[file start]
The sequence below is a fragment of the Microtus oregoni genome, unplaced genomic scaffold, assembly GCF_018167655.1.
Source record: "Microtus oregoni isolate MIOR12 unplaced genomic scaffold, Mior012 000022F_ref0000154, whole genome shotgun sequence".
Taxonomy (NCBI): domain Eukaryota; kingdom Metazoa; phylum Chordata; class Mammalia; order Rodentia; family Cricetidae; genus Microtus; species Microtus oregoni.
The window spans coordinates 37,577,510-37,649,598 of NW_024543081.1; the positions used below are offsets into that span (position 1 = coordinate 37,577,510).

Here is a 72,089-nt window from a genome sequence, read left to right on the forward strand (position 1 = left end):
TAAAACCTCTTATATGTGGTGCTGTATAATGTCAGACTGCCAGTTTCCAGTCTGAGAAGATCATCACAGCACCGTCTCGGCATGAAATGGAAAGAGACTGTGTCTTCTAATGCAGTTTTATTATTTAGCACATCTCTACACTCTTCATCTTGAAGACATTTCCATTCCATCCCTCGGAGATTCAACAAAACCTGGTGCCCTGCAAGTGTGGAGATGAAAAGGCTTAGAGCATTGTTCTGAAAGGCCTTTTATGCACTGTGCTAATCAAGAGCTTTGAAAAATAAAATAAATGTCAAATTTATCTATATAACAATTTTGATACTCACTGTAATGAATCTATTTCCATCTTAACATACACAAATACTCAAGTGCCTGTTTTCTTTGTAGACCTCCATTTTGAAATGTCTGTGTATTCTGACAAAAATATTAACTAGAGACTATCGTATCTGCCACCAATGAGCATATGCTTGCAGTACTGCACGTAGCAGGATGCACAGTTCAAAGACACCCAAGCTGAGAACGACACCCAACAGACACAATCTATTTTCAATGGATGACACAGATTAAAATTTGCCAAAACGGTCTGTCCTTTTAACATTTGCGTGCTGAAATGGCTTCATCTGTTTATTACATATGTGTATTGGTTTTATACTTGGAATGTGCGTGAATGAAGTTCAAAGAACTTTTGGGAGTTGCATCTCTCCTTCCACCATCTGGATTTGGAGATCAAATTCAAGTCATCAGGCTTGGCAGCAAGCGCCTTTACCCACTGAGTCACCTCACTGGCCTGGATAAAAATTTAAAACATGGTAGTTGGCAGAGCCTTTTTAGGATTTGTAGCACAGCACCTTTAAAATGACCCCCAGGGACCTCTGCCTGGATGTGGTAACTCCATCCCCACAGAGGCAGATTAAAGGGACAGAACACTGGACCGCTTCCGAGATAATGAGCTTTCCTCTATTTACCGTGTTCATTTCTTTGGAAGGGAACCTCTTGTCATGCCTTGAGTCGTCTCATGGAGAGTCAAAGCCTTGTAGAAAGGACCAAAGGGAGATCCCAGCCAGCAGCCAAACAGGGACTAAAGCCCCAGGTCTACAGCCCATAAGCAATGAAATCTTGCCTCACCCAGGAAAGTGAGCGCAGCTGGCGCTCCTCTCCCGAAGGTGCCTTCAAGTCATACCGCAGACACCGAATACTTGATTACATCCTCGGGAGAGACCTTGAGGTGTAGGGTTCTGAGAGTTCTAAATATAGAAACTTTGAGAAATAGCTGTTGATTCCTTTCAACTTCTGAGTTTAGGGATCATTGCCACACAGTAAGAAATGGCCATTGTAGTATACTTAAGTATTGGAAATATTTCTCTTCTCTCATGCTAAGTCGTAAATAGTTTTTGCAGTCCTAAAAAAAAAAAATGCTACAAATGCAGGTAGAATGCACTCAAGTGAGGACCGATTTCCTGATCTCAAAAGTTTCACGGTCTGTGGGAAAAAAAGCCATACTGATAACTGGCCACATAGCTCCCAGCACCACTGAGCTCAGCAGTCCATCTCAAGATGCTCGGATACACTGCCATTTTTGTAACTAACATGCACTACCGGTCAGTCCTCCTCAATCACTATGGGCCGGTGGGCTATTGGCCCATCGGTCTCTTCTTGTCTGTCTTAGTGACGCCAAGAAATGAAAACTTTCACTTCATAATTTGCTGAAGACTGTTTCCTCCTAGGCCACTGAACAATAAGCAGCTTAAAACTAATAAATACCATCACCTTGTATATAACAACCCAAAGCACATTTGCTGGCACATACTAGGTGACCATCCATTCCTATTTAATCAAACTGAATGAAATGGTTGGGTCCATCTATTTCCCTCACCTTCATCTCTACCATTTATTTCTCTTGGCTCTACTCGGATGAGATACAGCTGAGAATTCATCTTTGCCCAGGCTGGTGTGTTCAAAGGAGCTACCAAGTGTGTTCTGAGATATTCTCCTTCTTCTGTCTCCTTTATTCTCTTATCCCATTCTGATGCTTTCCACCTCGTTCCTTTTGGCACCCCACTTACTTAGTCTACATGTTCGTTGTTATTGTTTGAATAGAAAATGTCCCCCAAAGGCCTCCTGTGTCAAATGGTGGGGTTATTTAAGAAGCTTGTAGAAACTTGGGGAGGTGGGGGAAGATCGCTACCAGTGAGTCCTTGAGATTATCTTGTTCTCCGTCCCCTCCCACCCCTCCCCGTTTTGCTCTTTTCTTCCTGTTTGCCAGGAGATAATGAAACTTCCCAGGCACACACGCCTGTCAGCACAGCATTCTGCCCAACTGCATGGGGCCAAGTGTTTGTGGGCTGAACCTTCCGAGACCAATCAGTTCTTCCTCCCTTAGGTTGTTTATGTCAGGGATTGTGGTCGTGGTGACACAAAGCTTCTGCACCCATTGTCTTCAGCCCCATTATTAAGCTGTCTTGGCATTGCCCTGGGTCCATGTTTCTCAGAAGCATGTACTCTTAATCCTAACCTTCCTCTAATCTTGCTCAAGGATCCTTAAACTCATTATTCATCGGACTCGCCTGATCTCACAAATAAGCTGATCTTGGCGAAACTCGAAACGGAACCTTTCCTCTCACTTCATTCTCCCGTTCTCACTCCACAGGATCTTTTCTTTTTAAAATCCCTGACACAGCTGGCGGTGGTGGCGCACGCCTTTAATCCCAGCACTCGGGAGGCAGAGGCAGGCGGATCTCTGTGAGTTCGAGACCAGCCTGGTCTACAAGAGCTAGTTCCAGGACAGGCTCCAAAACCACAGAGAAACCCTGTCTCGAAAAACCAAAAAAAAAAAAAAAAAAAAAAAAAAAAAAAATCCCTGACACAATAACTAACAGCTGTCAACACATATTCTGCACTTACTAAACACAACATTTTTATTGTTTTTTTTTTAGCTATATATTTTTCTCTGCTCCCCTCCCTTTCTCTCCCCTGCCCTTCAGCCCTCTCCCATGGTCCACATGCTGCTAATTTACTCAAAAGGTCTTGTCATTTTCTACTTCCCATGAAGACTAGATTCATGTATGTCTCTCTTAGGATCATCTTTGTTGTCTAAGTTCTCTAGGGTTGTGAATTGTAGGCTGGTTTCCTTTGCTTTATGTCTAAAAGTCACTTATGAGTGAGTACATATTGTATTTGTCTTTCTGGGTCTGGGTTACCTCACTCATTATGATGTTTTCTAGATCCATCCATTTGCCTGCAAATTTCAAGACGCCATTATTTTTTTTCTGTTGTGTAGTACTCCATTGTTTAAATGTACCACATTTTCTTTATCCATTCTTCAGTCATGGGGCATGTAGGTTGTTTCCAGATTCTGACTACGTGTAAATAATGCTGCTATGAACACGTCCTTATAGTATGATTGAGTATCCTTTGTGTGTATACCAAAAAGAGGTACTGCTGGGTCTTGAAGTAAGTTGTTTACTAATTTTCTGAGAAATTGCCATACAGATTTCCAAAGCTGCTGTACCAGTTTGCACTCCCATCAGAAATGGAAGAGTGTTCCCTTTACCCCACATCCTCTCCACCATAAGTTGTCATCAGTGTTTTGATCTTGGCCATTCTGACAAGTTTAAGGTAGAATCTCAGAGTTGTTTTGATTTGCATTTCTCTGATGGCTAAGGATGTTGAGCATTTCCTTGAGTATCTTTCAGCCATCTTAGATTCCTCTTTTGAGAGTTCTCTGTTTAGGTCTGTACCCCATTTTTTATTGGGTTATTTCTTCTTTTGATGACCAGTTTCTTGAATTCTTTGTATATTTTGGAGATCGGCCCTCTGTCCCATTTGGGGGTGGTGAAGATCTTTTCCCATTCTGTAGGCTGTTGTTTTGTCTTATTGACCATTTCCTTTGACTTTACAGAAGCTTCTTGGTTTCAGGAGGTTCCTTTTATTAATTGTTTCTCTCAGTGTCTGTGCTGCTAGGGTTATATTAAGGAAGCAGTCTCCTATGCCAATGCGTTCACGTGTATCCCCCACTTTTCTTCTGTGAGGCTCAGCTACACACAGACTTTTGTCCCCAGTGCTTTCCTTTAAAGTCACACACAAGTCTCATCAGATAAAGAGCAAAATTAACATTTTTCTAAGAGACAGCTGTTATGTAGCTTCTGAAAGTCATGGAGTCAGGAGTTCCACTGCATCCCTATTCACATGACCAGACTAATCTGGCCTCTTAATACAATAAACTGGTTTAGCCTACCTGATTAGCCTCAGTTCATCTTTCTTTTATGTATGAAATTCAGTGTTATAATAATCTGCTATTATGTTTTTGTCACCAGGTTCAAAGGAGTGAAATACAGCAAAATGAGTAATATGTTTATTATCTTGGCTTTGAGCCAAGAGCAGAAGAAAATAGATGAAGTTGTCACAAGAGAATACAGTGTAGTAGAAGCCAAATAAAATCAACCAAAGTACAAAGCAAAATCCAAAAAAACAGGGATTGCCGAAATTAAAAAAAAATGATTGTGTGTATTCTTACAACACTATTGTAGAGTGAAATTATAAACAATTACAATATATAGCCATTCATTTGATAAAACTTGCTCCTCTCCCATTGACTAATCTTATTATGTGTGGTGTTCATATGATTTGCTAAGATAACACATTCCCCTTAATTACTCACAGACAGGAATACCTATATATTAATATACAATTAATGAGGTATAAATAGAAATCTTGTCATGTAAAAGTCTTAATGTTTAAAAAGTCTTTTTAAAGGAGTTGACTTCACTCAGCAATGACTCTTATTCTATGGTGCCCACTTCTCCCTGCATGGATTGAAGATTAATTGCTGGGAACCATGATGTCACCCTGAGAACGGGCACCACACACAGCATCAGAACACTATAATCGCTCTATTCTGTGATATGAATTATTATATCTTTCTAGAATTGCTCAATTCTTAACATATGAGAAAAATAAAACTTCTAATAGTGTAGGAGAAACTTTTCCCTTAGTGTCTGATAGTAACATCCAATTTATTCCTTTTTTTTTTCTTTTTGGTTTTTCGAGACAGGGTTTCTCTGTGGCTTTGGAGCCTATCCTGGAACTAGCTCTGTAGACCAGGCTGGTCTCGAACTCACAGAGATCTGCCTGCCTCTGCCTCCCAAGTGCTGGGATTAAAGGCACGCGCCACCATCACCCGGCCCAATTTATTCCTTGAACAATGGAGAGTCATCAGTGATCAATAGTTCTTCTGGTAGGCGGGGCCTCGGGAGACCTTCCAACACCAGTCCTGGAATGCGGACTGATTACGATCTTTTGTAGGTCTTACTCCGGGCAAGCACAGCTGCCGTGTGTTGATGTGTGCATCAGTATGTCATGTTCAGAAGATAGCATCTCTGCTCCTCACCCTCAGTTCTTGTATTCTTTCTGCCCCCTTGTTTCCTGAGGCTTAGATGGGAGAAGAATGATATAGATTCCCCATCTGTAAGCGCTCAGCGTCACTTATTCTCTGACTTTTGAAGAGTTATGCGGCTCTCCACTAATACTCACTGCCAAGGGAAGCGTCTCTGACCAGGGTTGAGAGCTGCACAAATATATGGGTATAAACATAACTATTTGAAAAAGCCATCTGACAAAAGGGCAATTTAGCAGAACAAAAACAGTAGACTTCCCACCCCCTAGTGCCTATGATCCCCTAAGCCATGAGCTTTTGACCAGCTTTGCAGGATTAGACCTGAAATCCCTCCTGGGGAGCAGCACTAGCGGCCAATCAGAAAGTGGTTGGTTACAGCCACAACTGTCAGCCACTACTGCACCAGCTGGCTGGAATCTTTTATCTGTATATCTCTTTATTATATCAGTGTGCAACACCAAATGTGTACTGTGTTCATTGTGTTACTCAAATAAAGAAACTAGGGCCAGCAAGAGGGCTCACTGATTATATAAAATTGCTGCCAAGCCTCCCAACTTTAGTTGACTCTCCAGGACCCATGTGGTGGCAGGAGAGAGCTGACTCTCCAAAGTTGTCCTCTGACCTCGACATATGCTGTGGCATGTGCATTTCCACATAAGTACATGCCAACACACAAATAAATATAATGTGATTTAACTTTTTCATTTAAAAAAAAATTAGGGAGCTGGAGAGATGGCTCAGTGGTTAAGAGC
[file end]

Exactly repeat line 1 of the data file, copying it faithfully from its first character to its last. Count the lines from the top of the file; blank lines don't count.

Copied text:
The sequence below is a fragment of the Microtus oregoni genome, unplaced genomic scaffold, assembly GCF_018167655.1.